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Best practice guide

Telehealth for emergency departments
For providers Best practice guides Telehealth for emergency departments

Getting started with telehealth for emergency departments

Telehealth technology in the emergency department can help expand quality of care to more people through increased access to medical specialists and protect providers and patients.

Telehealth can help emergency departments

  • Reduce exposure to COVID-19 and keep patients and providers safe
  • Preserve valuable personal protective equipment
  • Expand quality care to rural and underserved areas

Consider integrating telehealth at key points of interaction

  • Before patients go to the emergency department
  • As a triage point upon entering the emergency department
  • Once patients are receiving care in the emergency department
  • As a collaboration point between providers
  • For follow-up care once released and to help prevent unnecessary return visits

Although telehealth technology in the emergency department provides many benefits — especially during public health emergencies — it’s not a replacement for in-person care. Make sure to research your options for providing care to understand their impact.

Setting up telehealth for your emergency department

When looking to start or expand telehealth services in your emergency department, it’s important to think about technology, staff, and processes. Consider the following:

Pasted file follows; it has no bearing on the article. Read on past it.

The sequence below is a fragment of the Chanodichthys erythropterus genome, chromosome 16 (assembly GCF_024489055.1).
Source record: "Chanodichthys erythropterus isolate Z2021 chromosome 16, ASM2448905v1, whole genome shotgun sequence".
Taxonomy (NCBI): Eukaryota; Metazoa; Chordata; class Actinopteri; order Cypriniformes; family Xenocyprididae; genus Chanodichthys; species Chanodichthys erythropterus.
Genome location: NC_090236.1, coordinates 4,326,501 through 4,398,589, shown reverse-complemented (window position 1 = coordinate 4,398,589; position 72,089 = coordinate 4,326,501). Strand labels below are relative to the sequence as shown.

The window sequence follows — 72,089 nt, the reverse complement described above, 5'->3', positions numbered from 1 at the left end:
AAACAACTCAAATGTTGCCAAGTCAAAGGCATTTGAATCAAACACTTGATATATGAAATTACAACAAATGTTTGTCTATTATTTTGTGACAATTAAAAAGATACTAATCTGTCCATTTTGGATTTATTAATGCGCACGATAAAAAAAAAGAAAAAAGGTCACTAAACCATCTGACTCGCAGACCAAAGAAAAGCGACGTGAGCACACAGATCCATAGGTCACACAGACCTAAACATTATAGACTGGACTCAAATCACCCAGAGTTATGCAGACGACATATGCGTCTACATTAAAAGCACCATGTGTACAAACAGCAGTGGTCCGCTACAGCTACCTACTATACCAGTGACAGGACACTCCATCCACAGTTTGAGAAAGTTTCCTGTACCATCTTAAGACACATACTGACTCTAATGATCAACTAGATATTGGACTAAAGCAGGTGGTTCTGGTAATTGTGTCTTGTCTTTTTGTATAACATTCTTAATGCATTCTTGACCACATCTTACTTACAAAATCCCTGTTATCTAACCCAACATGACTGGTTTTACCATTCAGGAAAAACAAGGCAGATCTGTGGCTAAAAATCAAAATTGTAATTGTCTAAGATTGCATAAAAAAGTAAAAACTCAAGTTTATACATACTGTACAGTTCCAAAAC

• Determine what services your patients need and consider the community you serve.
  • Define your current biggest service gaps and the problems you want to solve.
  • Investigate which telehealth models will best serve your needs, starting with the ones included in this guide.
  • Determine if your locations have adequate internet bandwidth.
  • Figure out what types of IT infrastructure and maintenance you will need, as it can be a big investment.
  • Determine your state licensure requirements.
  • Figure out billing requirements.
  • Find out what resources you will have — especially project coordinators and IT specialists.
  • Start small — introduce one new service at a time, practice, and test it out with a small group of staff.
  • Establish a strong relationship between all providers and staff who will be involved in new telehealth services to ensure strong communication, collaboration, buy-in, and to build trust.
  • Work to understand the limitations of your model and plan for ways to address potential issues. Develop your telehealth strategy, evaluation, and sustainability plan.
  • Create a marketing strategy for your telehealth services.

Tip: For help understanding what it’s like to set up and run a new telehealth program, talk to or shadow an existing program which has already adopted the model you’re interested in. Contact the National Consortium of Telehealth Resource Centers exit disclaimer icon  for guidance.

More information on how to get started:

Last updated: February 9, 2021